|Title||Early and late Holocene paleoenvironmental reconstruction of the Pearl River estuary, South China Sea using foraminiferal assemblages and stable carbon isotopes|
|Publication Type||Journal Article|
|Year of Publication||2019|
|Authors||Chen H, Wang J, Khan NS, Waxi L, Wu J, Zhai Y, Zhang Y, Horton BP|
|Journal||Estuarine Coastal and Shelf Science|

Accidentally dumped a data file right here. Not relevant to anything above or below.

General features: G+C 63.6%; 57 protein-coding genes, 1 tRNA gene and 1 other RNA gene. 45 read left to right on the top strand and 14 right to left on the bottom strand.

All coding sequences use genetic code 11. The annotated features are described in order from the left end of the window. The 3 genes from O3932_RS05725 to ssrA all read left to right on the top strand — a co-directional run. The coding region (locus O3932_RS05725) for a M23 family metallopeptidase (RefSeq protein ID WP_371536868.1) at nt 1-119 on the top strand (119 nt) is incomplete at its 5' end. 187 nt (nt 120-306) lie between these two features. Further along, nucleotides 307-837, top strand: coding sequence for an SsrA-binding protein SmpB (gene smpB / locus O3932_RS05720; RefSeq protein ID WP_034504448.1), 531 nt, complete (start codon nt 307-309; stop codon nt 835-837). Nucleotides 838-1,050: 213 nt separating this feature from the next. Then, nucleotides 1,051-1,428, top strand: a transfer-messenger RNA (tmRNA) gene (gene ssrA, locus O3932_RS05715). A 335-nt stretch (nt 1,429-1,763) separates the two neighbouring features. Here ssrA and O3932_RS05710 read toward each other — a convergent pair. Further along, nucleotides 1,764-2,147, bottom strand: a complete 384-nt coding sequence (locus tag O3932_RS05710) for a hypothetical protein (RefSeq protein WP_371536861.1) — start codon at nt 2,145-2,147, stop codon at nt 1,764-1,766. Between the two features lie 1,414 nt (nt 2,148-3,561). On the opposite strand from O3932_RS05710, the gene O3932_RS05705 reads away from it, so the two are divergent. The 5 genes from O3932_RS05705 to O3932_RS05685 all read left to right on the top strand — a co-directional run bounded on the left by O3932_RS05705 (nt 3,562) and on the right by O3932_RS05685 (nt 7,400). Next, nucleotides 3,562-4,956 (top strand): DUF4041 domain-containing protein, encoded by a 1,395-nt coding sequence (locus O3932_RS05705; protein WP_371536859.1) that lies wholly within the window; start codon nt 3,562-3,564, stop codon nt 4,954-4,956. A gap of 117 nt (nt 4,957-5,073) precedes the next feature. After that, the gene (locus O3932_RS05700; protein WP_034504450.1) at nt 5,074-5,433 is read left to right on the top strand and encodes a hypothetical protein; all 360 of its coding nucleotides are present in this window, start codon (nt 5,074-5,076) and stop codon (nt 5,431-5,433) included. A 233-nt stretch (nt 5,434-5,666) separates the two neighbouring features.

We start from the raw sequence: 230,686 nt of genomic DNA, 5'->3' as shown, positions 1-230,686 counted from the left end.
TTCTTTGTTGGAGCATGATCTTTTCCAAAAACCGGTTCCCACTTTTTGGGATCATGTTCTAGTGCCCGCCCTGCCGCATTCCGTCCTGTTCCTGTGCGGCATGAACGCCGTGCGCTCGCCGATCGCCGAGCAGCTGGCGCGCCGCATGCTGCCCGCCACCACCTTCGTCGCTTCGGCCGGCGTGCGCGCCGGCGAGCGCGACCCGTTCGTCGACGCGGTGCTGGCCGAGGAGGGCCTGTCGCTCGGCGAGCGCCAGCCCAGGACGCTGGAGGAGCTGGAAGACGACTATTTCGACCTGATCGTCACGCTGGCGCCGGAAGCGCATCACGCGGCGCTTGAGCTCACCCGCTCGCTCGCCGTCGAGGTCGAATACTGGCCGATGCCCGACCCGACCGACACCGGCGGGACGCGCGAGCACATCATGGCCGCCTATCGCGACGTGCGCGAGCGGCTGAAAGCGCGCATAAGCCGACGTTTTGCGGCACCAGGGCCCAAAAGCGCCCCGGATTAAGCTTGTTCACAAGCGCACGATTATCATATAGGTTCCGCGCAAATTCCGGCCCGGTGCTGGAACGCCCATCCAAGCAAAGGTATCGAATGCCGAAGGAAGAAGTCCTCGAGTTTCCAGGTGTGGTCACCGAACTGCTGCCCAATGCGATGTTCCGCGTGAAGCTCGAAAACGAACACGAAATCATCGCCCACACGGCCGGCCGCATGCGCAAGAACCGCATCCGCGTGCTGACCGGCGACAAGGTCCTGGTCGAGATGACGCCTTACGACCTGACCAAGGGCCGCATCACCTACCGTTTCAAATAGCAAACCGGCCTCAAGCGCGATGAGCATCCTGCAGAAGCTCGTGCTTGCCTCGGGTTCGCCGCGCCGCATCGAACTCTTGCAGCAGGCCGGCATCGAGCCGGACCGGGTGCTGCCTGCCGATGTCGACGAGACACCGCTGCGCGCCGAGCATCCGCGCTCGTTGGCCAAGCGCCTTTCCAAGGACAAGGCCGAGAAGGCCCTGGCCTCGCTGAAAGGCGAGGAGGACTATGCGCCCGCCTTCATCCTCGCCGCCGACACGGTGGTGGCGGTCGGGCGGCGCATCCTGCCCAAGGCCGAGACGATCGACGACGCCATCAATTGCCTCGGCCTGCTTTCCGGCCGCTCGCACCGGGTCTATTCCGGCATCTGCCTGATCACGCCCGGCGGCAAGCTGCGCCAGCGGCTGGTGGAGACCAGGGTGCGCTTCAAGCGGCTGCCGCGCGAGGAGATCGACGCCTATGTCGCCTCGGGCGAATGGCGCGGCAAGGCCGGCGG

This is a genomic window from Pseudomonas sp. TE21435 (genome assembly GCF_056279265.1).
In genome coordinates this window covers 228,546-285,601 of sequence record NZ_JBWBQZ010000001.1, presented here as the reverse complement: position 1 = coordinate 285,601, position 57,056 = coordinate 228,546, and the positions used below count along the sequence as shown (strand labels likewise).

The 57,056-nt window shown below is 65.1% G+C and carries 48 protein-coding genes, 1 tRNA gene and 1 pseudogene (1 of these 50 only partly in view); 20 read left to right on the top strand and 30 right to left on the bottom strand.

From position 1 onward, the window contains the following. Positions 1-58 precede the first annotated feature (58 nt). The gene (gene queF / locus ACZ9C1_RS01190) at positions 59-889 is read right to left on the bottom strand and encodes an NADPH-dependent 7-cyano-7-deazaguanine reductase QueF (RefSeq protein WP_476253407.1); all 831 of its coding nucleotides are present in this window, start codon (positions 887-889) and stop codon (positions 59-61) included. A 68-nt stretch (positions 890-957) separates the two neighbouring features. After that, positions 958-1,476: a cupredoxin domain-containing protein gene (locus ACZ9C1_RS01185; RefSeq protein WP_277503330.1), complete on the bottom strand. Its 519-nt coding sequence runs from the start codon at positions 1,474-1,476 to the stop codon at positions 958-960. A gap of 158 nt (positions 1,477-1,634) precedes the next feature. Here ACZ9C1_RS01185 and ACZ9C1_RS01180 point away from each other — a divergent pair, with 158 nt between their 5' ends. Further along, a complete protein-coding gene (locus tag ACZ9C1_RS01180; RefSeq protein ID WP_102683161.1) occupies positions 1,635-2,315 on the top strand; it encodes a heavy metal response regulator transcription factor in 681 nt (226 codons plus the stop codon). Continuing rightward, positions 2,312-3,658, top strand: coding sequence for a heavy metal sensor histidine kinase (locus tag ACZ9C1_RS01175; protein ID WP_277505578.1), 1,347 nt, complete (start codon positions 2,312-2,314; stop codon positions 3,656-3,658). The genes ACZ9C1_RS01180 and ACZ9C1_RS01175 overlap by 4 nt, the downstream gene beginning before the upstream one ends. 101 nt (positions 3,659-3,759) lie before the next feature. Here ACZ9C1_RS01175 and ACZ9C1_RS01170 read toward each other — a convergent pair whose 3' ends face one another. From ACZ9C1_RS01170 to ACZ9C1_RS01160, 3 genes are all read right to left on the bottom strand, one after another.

Proxy reconstructions of estuarine evolution provide perspectives on regional to global environmental changes, including relative sea-level changes, climatic changes, and agricultural developments. Here, we present a new benthic foraminiferal record along with δ13C and C/N, and lithological data from a sediment core in the Pearl River estuary (Lingding Bay) adjacent to the South China Sea. The core has relatively thick Holocene sediments (>40 m) due to its location in the paleo-valley of the Pearl River. The lithologic and foraminiferal record reveal an evolution in paleoenvironment from fluvial, inner estuary to middle estuary between 11300 and 8100 cal a BP in response to rapid sea-level rise. δ13C and C/N data indicate high freshwater discharge from 10500 to 8100 cal a BP driven by a strong Asian monsoon. The middle Holocene (8100 - 3300 cal a BP) sediment is absent in the core due to subaqueous erosion resulting from the unique geomorphology of the Pearl River Delta. In the late Holocene from 3300 cal a BP to the present, the lithology and foraminiferal assemblages suggest a further evolution from outer estuary, middle estuary channel, to middle estuary shoal, resulting from deltaic progradation under stable relative sea levels. In the last 2000 years, δ13C and C/N values reveal the intensive development of agriculture coupled with the reduction of freshwater input derived from a weakening Asian monsoon.